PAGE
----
President, Association of People Affected by Leprosy (APAL), India
Born and raised in a leprosy colony, and a person affected by leprosy herself, Maya Ranavare has been working for the empowerment, welfare, and rights of persons affected by leprosy and their families for over 20 years. She became APAL’s president in July 2022.
Since taking on the role of president of the Association of People Affected by Leprosy (APAL), I have visited many leprosy colonies in various states and met related government authorities in their offices. Being able to observe situations first-hand has been good for me and has facilitated my analysis of what is necessary. Many women of all ages came forward and explained their important requirements like never before, and I was pleased to note their high level of confidence and self-belief.
Extra effort needed to reach tribal populations
Regarding health care and social services, some areas require improvement. In particular, program implementation tends to be weak in difficult-to-reach and tribal areas. Control of leprosy in tribal populations requires extra effort. Accurate and timely detection of leprosy in these underprivileged communities is an important step toward achieving the goal of zero discrimination. Increased awareness among the tribal population about the signs and symptoms of the disease is important for achieving the target of a “leprosy-free India.”
Lowering barriers to participation
At APAL, we face challenges that are shared by many people’s organizations and persons affected by leprosy: illiteracy, low education, lack of digital skills, and inability to communicate in English. These factors make many persons affected by leprosy feel hesitant about participating in meetings, conferences, and workshops where standards for presentations are high and discussions proceed at a quick pace. For the world to understand the diversity of the leprosy community, our participation is necessary, but many of us need some accommodations for our participation to be meaningful.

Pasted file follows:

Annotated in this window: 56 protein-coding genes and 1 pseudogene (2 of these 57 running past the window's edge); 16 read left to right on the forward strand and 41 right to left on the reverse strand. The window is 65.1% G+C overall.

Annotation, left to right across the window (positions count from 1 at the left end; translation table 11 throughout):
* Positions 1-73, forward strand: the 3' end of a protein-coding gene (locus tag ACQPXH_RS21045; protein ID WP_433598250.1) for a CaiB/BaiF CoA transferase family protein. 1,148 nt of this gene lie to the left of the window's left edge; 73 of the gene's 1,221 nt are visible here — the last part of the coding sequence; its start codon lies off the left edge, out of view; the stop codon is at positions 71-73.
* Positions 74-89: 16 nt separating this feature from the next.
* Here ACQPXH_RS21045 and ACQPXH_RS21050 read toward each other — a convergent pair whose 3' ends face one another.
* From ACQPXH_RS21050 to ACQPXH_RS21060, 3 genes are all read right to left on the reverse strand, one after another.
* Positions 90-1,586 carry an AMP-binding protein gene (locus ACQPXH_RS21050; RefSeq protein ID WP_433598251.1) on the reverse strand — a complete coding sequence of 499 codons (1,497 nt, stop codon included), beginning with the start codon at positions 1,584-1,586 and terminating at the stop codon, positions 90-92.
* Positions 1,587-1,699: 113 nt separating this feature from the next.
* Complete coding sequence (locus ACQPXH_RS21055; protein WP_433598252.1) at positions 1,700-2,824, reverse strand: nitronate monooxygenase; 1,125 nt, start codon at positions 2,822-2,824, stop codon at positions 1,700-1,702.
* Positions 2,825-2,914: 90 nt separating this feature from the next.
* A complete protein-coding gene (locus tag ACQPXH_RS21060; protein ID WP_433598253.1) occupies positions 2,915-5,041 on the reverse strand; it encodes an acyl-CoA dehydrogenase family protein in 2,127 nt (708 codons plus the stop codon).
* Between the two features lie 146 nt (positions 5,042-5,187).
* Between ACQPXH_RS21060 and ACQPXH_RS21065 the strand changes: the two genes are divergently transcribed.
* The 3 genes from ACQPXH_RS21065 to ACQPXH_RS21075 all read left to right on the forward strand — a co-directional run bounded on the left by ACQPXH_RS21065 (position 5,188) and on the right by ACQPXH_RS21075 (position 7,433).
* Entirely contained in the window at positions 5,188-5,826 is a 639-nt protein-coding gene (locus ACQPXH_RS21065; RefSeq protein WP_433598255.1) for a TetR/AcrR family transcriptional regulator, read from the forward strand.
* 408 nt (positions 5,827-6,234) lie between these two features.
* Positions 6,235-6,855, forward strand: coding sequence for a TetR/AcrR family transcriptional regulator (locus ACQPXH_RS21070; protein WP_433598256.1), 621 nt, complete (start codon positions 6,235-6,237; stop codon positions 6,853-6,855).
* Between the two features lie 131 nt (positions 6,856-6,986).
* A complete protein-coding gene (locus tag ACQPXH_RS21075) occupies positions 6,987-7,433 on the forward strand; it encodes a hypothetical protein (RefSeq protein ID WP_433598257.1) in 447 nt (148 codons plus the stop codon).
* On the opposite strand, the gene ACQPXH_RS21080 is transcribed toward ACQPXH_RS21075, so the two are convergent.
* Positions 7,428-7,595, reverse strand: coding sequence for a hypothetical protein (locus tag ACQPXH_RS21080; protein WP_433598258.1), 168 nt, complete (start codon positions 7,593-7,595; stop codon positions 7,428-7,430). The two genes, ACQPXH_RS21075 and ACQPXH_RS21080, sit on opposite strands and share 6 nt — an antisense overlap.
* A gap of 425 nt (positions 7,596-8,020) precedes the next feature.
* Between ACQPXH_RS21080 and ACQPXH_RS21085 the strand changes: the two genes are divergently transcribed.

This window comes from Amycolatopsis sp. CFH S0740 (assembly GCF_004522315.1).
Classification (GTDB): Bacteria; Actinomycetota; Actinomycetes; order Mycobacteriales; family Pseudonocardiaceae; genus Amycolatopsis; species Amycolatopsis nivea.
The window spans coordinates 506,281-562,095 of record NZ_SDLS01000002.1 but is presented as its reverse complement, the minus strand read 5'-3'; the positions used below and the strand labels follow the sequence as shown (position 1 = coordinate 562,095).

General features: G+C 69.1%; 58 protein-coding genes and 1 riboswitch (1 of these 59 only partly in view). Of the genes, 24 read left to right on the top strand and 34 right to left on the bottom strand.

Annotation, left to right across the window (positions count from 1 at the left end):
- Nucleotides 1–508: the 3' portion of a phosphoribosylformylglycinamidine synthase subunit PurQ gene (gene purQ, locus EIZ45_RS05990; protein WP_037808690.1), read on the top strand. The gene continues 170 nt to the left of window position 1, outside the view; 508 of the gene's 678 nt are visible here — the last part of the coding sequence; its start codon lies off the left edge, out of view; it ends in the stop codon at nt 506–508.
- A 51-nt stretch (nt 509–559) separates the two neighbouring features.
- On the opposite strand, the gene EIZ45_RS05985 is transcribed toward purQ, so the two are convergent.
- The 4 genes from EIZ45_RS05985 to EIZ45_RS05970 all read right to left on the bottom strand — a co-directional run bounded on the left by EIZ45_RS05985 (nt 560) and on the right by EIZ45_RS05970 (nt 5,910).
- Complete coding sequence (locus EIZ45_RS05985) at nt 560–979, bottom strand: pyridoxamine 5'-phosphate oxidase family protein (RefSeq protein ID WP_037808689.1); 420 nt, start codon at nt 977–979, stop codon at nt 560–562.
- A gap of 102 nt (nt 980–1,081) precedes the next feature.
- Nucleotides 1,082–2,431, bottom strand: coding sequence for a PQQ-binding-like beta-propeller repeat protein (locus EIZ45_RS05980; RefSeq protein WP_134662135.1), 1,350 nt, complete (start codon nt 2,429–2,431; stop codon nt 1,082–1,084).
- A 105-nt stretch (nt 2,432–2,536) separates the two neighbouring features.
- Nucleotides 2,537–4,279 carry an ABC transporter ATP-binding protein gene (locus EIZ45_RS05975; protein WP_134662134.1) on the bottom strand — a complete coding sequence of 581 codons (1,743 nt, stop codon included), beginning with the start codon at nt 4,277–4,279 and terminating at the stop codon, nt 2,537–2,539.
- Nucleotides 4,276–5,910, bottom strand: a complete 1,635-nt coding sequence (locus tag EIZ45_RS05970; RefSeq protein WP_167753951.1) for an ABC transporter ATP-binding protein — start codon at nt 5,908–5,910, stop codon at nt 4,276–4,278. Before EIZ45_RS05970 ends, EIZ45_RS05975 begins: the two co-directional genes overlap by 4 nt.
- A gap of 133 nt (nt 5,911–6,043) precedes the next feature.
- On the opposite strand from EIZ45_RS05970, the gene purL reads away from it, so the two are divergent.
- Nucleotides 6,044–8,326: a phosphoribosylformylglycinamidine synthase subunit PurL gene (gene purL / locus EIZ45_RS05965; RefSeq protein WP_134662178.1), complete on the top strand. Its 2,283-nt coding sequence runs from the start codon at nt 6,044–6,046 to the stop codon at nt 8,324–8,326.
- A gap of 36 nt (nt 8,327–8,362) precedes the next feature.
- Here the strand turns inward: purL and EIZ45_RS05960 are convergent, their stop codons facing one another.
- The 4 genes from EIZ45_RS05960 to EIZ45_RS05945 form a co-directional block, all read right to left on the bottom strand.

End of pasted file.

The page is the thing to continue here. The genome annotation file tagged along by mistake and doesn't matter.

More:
I urge organizations, foundations, and trusts to imagine going for a walk with a friend. When you care about that friend and want to listen to them, you adjust your speed as necessary to continue walking side-by-side. You pay attention to your friend’s stamina and choose a path for the day that both of you can complete. You notice the level of your friend’s speech and try to match it. These are the kinds of accommodations that we need for participation in international events.
Awards and honors
Lately, executive members of APAL have been receiving recognition for their services to the leprosy community. Awards and honors are useful to persons affected by leprosy for overcoming self-stigma and developing an identity as champions and role models for the leprosy community. I want to encourage this trend toward public recognition, and so I will list some recent awards and honors here, starting boldly with my own:
- Ms. Maya Ranavare, President of APAL, received a Durga Ratna award for 21 years of tireless valuable service. Also, she was selected to speak as a representative of all people’s organizations at the 21st International Leprosy Congress and the International Symposium at the Vatican on Hansen’s Disease.
- Ms. Keroline Bhengra, Executive Member of APAL, was honored at a regional press conference in Champa.
- Mr. Ramavarai Sah, Joint-Secretary of APAL, was honored as a Special International Guest at the grand celebration of the 25th International Day of Dignity and Respect organized by IDEA Nepal.
- Mr. Prakash Done, Treasurer of APAL, was honored with a memento for being a best social worker in Andhra Pradesh for 12 years at an international BC Association celebration.
Thank you to the Sasakawa Health Foundation and other well-wishers for supporting and sustaining us always.